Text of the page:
This woman’s story demonstrates the barriers to healthcare millions of women in developing countries face every day.  The combination of gender discrimination, lack of education and low socioeconomic status results in these women presenting at a later stage of illness, less likely to access routine healthcare and at a greater risk of contracting HIV infection.


Figure 1: An image showing the excised specimen taken from: Morgan C, Nicholls K, Gangat N, et al. Pregnancy complicated by haemorrhagic ascites in a woman with newly diagnosed HIV. BMJ Case Rep. 2016 Jul 29;2016:10.1136/bcr,2016-216346.

What can be done?

With the emergence of many powerful female leaders over the past few years, now is the time to empower young women and girls across the world and to put a stop to gender inequality, that our patient faced in this case report. This could have a huge impact on healthcare across the world with the reduction of infections such as HIV and ultimately putting an end to AIDS epidemic across Africa. 


  1. World Health Organisation. Women’s Health [Internet].
  2. Ramjee G, Daniels B. Women and HIV in sub-saharan africa. AIDS Res Ther [Internet]. 2013 Dec 13;10(1):30,6405-10-30.
  3. Adjiwanou V, LeGrand T. Gender inequality and the use of maternal healthcare services in rural sub-saharan africa. Health Place [Internet]. 2014 Sep;29:67-78.
  4. Morgan C, Nicholls K, Gangat N, Sansome S. Pregnancy complicated by haemorrhagic ascites in a woman with newly diagnosed HIV. BMJ Case Rep [Internet]. 2016 Jul 29;2016:10.1136/bcr,2016-216346.

World Humanitarian Day 2016

19 Aug, 16 | by Hemali Bedi

Events are to be held all over the world today as we mark World Humanitarian Day.

At BMJ Case Reports we look back at our Global Health case reports and thousands of clinical cases from across the globe that remind us of the place of Medicine in the alleviation of suffering, advocacy for human rights and rights to health for the world’s most vulnerable communities.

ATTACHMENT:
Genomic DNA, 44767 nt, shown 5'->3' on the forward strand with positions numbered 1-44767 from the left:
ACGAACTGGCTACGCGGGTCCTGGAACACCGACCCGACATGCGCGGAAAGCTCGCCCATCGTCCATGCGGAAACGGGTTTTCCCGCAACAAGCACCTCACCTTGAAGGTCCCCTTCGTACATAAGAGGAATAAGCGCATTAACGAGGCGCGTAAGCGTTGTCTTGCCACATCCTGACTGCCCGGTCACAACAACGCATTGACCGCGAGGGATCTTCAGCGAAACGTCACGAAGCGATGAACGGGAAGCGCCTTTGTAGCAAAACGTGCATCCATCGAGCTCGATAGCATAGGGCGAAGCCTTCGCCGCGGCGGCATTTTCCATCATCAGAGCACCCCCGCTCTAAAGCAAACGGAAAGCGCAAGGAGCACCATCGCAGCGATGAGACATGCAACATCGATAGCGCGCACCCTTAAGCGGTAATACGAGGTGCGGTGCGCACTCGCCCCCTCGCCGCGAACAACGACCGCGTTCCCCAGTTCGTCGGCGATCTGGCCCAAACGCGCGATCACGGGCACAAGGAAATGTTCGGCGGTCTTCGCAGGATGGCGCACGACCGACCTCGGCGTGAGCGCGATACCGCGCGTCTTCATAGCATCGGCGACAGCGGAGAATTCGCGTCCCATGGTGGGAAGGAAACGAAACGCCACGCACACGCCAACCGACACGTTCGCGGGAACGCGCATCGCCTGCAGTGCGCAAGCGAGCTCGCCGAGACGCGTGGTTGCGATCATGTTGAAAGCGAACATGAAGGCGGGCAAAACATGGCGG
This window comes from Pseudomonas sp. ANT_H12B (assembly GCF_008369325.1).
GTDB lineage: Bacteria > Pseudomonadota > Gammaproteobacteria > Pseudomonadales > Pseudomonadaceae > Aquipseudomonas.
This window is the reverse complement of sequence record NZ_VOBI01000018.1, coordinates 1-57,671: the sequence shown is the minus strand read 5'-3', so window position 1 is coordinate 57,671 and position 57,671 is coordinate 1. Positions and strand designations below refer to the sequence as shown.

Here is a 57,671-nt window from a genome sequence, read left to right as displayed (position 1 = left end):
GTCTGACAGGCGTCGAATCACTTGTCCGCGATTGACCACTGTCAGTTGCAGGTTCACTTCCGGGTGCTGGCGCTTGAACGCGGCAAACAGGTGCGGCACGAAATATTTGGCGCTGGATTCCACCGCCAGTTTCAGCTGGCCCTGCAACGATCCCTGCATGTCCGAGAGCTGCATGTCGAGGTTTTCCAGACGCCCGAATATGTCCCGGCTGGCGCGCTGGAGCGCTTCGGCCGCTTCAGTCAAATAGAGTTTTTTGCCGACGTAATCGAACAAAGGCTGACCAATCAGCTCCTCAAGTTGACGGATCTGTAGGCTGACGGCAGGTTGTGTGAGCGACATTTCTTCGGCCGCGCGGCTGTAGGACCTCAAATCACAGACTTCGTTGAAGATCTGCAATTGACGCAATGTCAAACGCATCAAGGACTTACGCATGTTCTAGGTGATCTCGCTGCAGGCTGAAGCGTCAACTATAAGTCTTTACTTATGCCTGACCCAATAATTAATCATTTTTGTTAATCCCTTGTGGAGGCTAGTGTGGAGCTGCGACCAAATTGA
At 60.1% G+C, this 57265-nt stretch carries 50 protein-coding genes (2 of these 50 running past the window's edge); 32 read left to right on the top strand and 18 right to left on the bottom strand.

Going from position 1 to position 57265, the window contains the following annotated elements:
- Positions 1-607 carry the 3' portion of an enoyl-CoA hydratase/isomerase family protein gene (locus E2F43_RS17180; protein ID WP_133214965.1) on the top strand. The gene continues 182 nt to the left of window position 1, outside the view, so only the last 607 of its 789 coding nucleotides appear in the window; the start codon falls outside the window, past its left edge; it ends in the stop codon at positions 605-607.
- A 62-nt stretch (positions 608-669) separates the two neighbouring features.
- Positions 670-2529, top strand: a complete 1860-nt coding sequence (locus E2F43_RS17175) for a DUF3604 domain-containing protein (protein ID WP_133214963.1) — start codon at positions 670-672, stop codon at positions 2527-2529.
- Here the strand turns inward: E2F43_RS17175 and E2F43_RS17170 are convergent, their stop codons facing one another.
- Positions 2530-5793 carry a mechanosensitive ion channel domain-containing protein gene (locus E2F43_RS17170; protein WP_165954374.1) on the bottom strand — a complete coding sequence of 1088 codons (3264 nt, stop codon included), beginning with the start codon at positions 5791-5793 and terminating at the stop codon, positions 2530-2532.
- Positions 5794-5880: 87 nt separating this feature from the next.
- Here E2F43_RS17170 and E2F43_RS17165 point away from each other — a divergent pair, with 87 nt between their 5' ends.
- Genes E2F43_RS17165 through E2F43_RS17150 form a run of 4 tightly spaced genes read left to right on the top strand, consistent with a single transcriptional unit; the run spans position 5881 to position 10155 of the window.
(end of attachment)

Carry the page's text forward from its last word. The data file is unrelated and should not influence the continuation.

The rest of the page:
From mental health in Ethiopia to rural medicine in Trinidad, from appendicitis in Greenland to dementia in the Dominican Republic, we are reminded of the enormous investment of resources necessary to bring essential care to our patients. Sir Michael Marmot writes “most racial/ethnic inequalities in health can be attributed to social determinants of health, as can socioeconomic inequalities”and “given that the causes of disease and violence are likely to be the same wherever we find them, it follows that the remedies should be similar”. He lists the solutions: “early child development, education and lifelong learning, employment and working conditions, minimum income for healthy living, healthy and sustainable communities, and social determinants approach to prevention” [1]

BMJ Case Reports is a world renowned resource for the management of complex or challenging medical conditions but we are also documenting efforts to tackle the social determinants of health and assist communities in meeting their health needs. We celebrate the tireless work of our colleagues today as we focus our attention again on the plight of people in need of the most basic and compassionate care.

BMJ Case Reports is launching a call for Global Health Associate Editors. We are looking for medical students and junior doctors in their internship years to join our Editorial Team. For more information, see our website or get in touch:


[1]  Michael G. Marmot.  Empowering Communities. American Journal of Public Health: February 2016, Vol. 106, No. 2, pp. 230-231. doi: 10.2105/AJPH.2015.302991

The 2015 Student Elective Competition: And the winners are…

16 Aug, 16 | by Hemali Bedi

By Hemali Bedi